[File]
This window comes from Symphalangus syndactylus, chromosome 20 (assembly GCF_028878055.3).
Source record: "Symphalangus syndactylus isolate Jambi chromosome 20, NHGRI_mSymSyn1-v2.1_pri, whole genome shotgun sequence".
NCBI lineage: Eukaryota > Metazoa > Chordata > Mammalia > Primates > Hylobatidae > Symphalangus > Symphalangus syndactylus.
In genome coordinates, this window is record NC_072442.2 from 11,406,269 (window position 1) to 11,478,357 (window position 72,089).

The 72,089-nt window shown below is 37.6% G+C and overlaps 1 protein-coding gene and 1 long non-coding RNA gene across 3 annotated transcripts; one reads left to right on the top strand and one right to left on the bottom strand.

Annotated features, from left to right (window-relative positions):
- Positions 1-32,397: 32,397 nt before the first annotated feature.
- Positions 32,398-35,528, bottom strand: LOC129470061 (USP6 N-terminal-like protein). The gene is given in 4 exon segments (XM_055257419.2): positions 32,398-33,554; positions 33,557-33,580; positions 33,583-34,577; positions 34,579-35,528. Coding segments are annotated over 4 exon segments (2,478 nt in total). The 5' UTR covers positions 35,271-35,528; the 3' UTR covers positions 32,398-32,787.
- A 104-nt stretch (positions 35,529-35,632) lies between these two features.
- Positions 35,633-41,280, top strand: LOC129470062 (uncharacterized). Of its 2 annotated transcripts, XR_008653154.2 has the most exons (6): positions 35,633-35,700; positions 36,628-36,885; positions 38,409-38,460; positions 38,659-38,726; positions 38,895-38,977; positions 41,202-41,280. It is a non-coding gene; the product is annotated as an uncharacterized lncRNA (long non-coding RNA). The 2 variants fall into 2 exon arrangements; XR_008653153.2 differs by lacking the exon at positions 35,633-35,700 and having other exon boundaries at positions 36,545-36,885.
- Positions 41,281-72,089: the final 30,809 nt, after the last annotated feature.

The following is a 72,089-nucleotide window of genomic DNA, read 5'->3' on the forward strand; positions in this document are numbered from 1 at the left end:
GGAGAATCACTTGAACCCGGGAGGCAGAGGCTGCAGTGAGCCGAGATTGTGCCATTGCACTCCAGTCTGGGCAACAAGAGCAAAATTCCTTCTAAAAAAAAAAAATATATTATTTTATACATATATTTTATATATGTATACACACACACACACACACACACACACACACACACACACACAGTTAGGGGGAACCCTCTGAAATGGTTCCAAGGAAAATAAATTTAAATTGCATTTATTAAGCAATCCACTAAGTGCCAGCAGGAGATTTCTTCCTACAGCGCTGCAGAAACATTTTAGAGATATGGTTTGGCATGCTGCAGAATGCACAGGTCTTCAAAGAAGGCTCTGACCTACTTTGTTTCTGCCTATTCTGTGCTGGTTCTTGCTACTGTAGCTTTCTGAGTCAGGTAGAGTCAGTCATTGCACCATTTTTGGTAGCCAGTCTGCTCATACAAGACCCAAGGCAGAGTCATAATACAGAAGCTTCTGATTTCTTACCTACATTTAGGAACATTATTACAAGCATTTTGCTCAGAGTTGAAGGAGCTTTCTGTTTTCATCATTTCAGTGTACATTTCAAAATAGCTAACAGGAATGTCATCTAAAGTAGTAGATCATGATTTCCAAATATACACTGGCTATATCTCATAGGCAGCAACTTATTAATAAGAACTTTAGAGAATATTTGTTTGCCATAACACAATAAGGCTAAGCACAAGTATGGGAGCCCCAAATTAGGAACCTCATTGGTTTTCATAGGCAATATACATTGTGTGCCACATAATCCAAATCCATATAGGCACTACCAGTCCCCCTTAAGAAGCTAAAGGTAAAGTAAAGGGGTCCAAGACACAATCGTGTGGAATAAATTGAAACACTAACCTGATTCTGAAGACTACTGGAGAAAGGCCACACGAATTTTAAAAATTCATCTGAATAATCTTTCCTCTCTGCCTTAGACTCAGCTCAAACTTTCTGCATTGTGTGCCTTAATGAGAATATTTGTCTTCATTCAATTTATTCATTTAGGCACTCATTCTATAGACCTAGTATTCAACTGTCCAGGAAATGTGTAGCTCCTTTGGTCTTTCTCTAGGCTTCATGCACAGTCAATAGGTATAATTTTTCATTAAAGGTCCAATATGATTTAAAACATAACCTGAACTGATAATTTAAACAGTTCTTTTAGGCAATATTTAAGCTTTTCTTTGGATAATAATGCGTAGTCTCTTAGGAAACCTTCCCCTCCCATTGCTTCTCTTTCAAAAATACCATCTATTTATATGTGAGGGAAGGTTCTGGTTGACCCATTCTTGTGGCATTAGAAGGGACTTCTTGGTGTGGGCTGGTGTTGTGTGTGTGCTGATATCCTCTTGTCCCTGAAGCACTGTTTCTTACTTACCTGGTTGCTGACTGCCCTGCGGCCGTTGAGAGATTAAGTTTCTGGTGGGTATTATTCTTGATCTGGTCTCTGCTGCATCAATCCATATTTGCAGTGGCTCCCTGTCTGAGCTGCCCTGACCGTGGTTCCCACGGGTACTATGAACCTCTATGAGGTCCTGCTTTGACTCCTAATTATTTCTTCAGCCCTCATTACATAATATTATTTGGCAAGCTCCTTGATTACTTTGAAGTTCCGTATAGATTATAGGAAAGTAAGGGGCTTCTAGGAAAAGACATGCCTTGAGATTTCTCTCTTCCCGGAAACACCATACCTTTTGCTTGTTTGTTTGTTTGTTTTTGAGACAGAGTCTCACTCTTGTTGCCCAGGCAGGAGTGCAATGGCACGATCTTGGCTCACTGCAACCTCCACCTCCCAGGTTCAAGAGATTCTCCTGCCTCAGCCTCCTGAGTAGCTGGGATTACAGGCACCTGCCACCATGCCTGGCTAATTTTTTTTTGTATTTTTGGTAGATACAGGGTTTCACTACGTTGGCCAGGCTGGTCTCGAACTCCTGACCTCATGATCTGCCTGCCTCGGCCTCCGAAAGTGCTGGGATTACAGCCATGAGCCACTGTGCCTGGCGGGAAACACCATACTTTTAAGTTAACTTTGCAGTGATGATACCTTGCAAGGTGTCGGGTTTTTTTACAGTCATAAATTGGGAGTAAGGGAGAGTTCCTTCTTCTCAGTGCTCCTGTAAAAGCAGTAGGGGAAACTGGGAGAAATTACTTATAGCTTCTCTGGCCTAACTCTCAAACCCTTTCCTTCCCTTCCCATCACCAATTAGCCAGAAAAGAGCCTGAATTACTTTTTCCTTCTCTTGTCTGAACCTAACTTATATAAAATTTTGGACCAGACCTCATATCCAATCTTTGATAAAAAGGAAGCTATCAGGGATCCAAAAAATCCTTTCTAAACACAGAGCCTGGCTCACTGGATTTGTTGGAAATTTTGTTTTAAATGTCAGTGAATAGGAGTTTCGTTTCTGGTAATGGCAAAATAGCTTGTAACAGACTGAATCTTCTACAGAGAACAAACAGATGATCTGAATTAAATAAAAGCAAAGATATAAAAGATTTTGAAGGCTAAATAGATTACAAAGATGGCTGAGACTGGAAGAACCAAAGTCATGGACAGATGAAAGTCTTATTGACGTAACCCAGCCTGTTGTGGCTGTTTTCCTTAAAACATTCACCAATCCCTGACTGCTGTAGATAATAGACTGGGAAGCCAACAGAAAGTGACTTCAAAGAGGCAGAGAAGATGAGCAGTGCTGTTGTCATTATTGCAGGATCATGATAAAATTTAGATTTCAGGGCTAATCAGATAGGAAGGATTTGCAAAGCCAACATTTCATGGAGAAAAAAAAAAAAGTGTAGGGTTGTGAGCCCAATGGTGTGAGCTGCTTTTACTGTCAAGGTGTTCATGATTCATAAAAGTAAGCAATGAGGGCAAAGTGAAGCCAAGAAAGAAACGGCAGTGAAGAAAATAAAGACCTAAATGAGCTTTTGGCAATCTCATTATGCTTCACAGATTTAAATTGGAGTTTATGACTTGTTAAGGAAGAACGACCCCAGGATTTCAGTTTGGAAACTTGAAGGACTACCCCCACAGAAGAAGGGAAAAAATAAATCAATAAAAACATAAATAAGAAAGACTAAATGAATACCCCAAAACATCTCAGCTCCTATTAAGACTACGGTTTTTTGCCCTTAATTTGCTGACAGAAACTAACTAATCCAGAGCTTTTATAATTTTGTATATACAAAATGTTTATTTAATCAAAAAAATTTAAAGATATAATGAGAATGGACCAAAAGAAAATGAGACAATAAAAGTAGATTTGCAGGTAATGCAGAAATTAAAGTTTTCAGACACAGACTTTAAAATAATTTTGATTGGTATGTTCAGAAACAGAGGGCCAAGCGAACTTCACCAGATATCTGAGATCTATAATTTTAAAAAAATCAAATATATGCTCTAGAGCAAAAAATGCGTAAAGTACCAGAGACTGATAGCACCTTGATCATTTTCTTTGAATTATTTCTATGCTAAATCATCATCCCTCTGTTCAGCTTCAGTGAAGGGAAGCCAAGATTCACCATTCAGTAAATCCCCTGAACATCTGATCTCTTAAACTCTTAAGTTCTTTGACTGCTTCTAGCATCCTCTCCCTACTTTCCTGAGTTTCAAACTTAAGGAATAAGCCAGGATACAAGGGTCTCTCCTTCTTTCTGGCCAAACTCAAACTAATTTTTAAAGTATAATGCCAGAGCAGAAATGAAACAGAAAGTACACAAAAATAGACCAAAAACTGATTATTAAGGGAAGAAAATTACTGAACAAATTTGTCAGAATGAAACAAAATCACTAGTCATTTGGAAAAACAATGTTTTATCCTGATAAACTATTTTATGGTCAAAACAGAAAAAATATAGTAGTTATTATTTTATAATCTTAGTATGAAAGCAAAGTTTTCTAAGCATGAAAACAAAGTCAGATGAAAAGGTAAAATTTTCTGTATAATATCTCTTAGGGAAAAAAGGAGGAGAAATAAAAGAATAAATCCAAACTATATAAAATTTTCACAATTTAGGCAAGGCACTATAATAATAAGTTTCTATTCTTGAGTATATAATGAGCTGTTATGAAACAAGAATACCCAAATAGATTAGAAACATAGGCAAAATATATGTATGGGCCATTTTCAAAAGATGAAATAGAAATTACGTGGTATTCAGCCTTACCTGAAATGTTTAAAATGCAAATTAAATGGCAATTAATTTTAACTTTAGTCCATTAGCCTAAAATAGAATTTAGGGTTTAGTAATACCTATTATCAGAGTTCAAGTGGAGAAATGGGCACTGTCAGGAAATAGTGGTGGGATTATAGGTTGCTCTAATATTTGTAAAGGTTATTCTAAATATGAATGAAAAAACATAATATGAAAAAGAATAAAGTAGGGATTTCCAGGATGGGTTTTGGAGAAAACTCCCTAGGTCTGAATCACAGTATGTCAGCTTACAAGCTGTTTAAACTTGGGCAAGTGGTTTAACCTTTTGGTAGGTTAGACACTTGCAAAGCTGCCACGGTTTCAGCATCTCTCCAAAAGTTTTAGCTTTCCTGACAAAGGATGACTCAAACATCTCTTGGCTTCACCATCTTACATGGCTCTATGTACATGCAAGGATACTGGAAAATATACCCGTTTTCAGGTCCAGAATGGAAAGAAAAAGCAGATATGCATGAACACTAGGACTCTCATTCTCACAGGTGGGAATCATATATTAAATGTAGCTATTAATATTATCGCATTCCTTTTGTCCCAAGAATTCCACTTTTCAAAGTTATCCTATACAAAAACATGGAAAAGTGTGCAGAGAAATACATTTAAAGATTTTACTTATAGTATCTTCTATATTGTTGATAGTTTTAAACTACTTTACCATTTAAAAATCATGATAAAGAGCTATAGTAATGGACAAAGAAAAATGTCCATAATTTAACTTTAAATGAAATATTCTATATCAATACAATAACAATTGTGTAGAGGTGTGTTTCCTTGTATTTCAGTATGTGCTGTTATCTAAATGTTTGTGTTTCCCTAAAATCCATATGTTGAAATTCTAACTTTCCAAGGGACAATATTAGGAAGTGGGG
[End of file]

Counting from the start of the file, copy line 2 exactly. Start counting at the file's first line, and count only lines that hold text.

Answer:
Source record: "Symphalangus syndactylus isolate Jambi chromosome 20, NHGRI_mSymSyn1-v2.1_pri, whole genome shotgun sequence".